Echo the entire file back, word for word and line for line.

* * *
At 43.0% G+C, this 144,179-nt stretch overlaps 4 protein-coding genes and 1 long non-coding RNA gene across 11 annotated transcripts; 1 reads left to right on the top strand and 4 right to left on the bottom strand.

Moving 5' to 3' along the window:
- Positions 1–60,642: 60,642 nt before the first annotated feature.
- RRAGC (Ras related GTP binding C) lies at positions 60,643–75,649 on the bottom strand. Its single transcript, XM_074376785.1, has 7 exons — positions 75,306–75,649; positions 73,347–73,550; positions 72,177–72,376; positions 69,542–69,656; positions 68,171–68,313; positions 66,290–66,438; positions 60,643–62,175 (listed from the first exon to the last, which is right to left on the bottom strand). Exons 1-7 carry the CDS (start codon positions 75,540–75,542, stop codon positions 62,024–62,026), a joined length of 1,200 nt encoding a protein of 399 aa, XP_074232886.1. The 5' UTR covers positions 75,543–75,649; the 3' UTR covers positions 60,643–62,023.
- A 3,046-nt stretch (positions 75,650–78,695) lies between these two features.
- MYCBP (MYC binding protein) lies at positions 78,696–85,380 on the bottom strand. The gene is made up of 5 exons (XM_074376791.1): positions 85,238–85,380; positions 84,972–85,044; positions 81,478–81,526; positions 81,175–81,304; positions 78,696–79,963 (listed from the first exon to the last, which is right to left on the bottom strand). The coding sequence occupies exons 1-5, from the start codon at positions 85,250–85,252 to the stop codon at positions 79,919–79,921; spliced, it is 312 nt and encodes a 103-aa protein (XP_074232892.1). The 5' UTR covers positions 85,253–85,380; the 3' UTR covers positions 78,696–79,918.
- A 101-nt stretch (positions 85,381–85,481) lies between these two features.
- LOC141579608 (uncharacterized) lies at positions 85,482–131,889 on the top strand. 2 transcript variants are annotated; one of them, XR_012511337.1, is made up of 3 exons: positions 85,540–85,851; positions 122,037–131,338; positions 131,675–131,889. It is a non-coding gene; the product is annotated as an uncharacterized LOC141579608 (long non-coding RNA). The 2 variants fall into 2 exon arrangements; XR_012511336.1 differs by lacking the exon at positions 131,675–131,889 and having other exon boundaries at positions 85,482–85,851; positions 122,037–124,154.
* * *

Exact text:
At 43.0% G+C, this 144,179-nt stretch overlaps 4 protein-coding genes and 1 long non-coding RNA gene across 11 annotated transcripts; 1 reads left to right on the top strand and 4 right to left on the bottom strand.

Moving 5' to 3' along the window:
- Positions 1–60,642: 60,642 nt before the first annotated feature.
- RRAGC (Ras related GTP binding C) lies at positions 60,643–75,649 on the bottom strand. Its single transcript, XM_074376785.1, has 7 exons — positions 75,306–75,649; positions 73,347–73,550; positions 72,177–72,376; positions 69,542–69,656; positions 68,171–68,313; positions 66,290–66,438; positions 60,643–62,175 (listed from the first exon to the last, which is right to left on the bottom strand). Exons 1-7 carry the CDS (start codon positions 75,540–75,542, stop codon positions 62,024–62,026), a joined length of 1,200 nt encoding a protein of 399 aa, XP_074232886.1. The 5' UTR covers positions 75,543–75,649; the 3' UTR covers positions 60,643–62,023.
- A 3,046-nt stretch (positions 75,650–78,695) lies between these two features.
- MYCBP (MYC binding protein) lies at positions 78,696–85,380 on the bottom strand. The gene is made up of 5 exons (XM_074376791.1): positions 85,238–85,380; positions 84,972–85,044; positions 81,478–81,526; positions 81,175–81,304; positions 78,696–79,963 (listed from the first exon to the last, which is right to left on the bottom strand). The coding sequence occupies exons 1-5, from the start codon at positions 85,250–85,252 to the stop codon at positions 79,919–79,921; spliced, it is 312 nt and encodes a 103-aa protein (XP_074232892.1). The 5' UTR covers positions 85,253–85,380; the 3' UTR covers positions 78,696–79,918.
- A 101-nt stretch (positions 85,381–85,481) lies between these two features.
- LOC141579608 (uncharacterized) lies at positions 85,482–131,889 on the top strand. 2 transcript variants are annotated; one of them, XR_012511337.1, is made up of 3 exons: positions 85,540–85,851; positions 122,037–131,338; positions 131,675–131,889. It is a non-coding gene; the product is annotated as an uncharacterized LOC141579608 (long non-coding RNA). The 2 variants fall into 2 exon arrangements; XR_012511336.1 differs by lacking the exon at positions 131,675–131,889 and having other exon boundaries at positions 85,482–85,851; positions 122,037–124,154.